The overall incidence rate of post–Ad26.COV2.S vaccination CVST was 8.65 per 100 000 PY (95% CI, 5.88-12.28 per 100 000 PY) at 15 days, 5.02 per 100 000 PY (95% CI, 3.52-6.95 per 100 000 PY) at 30 days, and 1.73 per 100 000 PY (95% CI, 1.22-2.37 per 100 000 PY) at 92 days (Table 2). The 15-day postvaccination CVST incidence rates for female and male individuals were 13.01 per 100 000 PY (95% CI, 8.24-19.52 per 100 000 PY) and 4.41 per 100 000 PY (95% CI, 1.90-8.68 per 100 000 PY), respectively. The postvaccination CVST rate among females was 5.1-fold higher compared with the pre-COVID-19 pandemic rate (13.01 vs 2.53 per 100 000 PY; P < .001) (Table 2). This risk was highest among women aged 40 to 49 years (29.50 per 100 000 PY; 95% CI, 13.50-55.95 per 100 000 PY), followed by women aged 30 to 39 years (26.50 per 100 000 PY; 10.65-54.63 per 100 000 PY).

    Discussion

    In this population-based cohort study, we found that the CVST incidence rate 15 days after Ad26.COV2.S vaccination was significantly higher than the prepandemic rate. However, the higher rate of this rare adverse effect must be considered in the context of the effectiveness of the vaccine in preventing COVID-19 (absolute reduction of severe or critical COVID-19 of 940 per 100 000 PY).6

    Most CVST events occurred within 15 days after vaccination, which is likely the highest at-risk period. The postvaccination CVST rate among females was higher than the prepandemic rate among females. The highest risk was among women aged 30 to 49 years, but the absolute CVST risk was still low in this group (up to 29.5 per 100 000 PY among women aged 40-49 years). The reason that women had a higher incidence of postvaccination CVST is unclear; concomitant CVST risk factors or autoantibody production might have been involved.2 The overall prepandemic CVST incidence rate was slightly higher in our study than in other studies (0.22-1.57 per 100 000 PY)5 likely because we captured all objectively diagnosed incident CVST cases in a well-defined population, including those discovered at autopsy.

    The present study avoided referral bias and included only objectively diagnosed and confirmed cases. Only cases with adequate details or imaging findings reported on VAERS were used. Study limitations include possible ascertainment bias by including only objectively diagnosed CVST cases. VAERS reporting is voluntary and subject to reporting biases. VAERS monitors vaccine adverse events but does not prove causality.

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    Article Information

    Accepted for Publication: September 12, 2021.

    Published Online: November 1, 2021. doi:10.1001/jamainternmed.2021.6352

    Corresponding Author: Aneel A. Ashrani, MD, MS, Division of Hematology, Department of Internal Medicine, Mayo Clinic, 200 First St SW, Rochester, MN 55905 (ashrani.aneel@mayo.edu).

    Author Contributions: Dr Ashrani and Mr Crusan had full access to all of the data in the study and takes responsibility for the integrity of the data and the accuracy of the data analysis.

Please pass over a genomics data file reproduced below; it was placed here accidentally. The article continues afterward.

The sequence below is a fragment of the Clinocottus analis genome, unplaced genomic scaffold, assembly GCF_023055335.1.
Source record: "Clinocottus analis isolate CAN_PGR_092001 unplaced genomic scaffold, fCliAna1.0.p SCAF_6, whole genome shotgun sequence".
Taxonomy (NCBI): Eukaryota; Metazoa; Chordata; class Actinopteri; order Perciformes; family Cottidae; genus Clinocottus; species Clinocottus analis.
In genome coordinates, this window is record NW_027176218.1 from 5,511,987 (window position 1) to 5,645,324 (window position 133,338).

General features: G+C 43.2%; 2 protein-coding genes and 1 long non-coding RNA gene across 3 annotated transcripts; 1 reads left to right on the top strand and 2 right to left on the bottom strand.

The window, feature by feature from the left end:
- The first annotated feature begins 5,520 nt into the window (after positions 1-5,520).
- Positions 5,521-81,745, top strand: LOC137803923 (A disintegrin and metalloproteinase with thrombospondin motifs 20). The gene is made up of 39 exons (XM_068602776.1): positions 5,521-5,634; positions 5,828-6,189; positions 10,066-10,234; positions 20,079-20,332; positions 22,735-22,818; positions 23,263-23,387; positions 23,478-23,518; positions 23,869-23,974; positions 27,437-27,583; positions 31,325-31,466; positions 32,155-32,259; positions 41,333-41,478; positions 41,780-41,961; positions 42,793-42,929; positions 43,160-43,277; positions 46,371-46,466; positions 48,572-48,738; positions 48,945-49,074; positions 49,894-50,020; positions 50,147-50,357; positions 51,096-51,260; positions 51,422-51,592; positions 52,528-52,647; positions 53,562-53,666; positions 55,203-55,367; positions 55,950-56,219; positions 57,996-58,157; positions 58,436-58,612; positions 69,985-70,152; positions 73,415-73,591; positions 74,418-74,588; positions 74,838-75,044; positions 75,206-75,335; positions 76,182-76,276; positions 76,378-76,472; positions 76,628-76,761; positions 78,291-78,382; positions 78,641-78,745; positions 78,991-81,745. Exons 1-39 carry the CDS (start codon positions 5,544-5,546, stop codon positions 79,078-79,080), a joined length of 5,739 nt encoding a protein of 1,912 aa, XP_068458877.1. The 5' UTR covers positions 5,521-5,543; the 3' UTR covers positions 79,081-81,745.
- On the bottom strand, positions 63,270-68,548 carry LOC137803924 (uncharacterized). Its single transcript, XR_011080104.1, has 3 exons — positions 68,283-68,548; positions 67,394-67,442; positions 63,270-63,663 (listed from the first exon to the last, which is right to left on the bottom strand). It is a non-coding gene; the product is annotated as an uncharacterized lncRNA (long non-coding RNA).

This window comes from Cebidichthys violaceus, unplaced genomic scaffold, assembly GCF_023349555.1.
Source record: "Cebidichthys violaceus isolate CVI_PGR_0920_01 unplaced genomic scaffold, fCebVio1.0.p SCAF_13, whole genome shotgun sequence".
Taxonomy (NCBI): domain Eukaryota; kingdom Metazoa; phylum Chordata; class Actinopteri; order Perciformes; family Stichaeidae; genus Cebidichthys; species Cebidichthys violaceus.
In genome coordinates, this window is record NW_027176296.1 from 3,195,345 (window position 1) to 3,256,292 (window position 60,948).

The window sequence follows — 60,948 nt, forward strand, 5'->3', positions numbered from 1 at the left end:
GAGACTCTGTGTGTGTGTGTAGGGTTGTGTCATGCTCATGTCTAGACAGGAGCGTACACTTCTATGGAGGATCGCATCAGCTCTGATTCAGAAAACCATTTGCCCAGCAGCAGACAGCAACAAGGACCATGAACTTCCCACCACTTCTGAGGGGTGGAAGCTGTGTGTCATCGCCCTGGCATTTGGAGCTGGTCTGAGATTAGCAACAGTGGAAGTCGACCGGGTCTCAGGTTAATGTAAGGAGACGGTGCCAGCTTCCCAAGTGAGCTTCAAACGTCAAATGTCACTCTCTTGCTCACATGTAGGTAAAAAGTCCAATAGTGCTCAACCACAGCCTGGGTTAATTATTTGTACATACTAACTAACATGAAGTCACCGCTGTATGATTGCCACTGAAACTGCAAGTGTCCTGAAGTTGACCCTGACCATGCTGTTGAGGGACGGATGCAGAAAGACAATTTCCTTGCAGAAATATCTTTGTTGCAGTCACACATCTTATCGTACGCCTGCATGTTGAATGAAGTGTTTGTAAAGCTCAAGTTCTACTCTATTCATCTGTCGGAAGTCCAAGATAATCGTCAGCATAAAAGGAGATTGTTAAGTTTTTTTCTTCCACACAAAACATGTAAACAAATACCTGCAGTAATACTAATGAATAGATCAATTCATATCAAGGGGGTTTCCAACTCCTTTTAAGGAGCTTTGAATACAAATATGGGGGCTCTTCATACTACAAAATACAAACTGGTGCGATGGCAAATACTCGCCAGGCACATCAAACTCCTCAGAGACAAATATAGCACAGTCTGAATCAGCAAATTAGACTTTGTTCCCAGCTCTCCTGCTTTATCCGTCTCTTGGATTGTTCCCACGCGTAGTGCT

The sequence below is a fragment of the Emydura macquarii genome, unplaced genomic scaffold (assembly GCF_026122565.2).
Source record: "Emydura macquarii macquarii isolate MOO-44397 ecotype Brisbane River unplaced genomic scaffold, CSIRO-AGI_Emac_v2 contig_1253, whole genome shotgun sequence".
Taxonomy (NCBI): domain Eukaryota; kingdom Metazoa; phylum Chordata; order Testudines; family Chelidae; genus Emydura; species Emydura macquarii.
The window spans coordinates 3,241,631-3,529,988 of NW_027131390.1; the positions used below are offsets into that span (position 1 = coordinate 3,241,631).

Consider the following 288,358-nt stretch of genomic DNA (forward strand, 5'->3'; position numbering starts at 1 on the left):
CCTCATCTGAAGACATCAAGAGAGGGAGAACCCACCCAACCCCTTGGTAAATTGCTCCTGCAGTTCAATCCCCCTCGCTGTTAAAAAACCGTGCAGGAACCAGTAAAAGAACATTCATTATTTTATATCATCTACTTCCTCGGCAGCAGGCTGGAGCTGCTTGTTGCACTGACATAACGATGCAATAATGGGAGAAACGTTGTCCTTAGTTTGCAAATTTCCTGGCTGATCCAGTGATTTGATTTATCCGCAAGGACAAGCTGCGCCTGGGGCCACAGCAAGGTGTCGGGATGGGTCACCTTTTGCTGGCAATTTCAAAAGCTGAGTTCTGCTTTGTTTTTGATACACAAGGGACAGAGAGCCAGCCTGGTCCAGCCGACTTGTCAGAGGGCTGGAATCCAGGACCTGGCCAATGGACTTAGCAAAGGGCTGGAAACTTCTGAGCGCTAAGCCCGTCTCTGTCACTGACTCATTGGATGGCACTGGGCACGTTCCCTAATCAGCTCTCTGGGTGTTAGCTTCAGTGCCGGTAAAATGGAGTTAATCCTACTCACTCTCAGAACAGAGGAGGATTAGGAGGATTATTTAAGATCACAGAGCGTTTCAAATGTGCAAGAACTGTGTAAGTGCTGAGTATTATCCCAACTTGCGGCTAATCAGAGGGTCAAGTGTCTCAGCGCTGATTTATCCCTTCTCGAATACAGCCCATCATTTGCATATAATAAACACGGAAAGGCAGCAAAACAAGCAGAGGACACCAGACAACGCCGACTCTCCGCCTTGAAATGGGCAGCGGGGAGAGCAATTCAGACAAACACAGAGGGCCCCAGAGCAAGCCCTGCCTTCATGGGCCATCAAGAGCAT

Concept and design: Ashrani, Petterson, Bailey, Heit.

    Acquisition, analysis, or interpretation of data: All authors.

    Drafting of the manuscript: Ashrani, Crusan, Petterson.

    Critical revision of the manuscript for important intellectual content: All authors.

    Statistical analysis: Crusan, Petterson, Bailey.

    Obtained funding: Ashrani, Heit.

    Administrative, technical, or material support: Ashrani, Heit.

    Supervision: Ashrani, Petterson, Bailey, Heit.

    Conflict of Interest Disclosures: Dr Ashrani reported receiving grants from the National Heart, Lung and Blood Institute (NHLBI), National Institutes of Health (NIH) during the conduct of the study. Mr Crusan reported receiving grants from the NIH during the conduct of the study. Dr Heit reported receiving grants from the NHLBI, NIH during the conduct of the study. No other disclosures were reported.

    Funding/Support: This study was supported in part by grant R01HL66216 from the NHLBI, NIH (Drs Ashrani and Bailey), the Rochester Epidemiology Project (grant R01AG034676 from the National Institute on Aging, NIH), and the Mayo Foundation.

    Role of the Funder/Sponsor: The funders had no role in the design and conduct of the study; collection, management, analysis, and interpretation of the data; preparation, review, or approval of the manuscript; and decision to submit the manuscript for publication.

    Disclaimer: The content is solely the responsibility of the authors and does not necessarily represent the official views of the NIH.

    References
    1.
    Centers for Disease Control and Prevention. Cases of cerebral venous sinus thrombosis with thrombocytopenia after receipt of the Johnson & Johnson COVID-19 vaccine New release. April 13, 2021. Accessed April 21, 2021. https://emergency.cdc.gov/han/2021/han00442.asp
    2.
    See  I, Su  JR, Lale  A,  et al.  US case reports of cerebral venous sinus thrombosis with thrombocytopenia after Ad26.COV2.S vaccination, March 2 to April 21, 2021.   JAMA. 2021;325(24):2448-2456. doi:10.1001/jama.2021.7517 PubMedGoogle ScholarCrossref
    3.
    Shay  DK, Gee  J, Su  JR,  et al.  Safety monitoring of the Janssen (Johnson & Johnson) COVID-19 vaccine—United States, March-April 2021.   MMWR Morb Mortal Wkly Rep. 2021;70(18):680-684. doi:10.15585/mmwr.mm7018e2 PubMedGoogle ScholarCrossref
    4.
    Shimabukuro  T. Update: thrombosis with thrombocytopenia syndrome (TTS) following COVID-19 vaccination. Paper presented at: Advisory Committee on Immunization Practices; May 12, 2021.
    5.
    Devasagayam  S, Wyatt  B, Leyden  J, Kleinig  T.  Cerebral venous sinus thrombosis incidence is higher than previously thought: a retrospective population-based study.   Stroke. 2016;47(9):2180-2182. doi:10.1161/STROKEAHA.116.013617 PubMedGoogle ScholarCrossref
    6.
    Sadoff  J, Gray  G, Vandebosch  A,  et al; ENSEMBLE Study Group.  Safety and efficacy of single-dose Ad26.COV2.S vaccine against COVID-19.   N Engl J Med. 2021;384(23):2187-2201. doi:10.1056/NEJMoa2101544 PubMedGoogle ScholarCrossref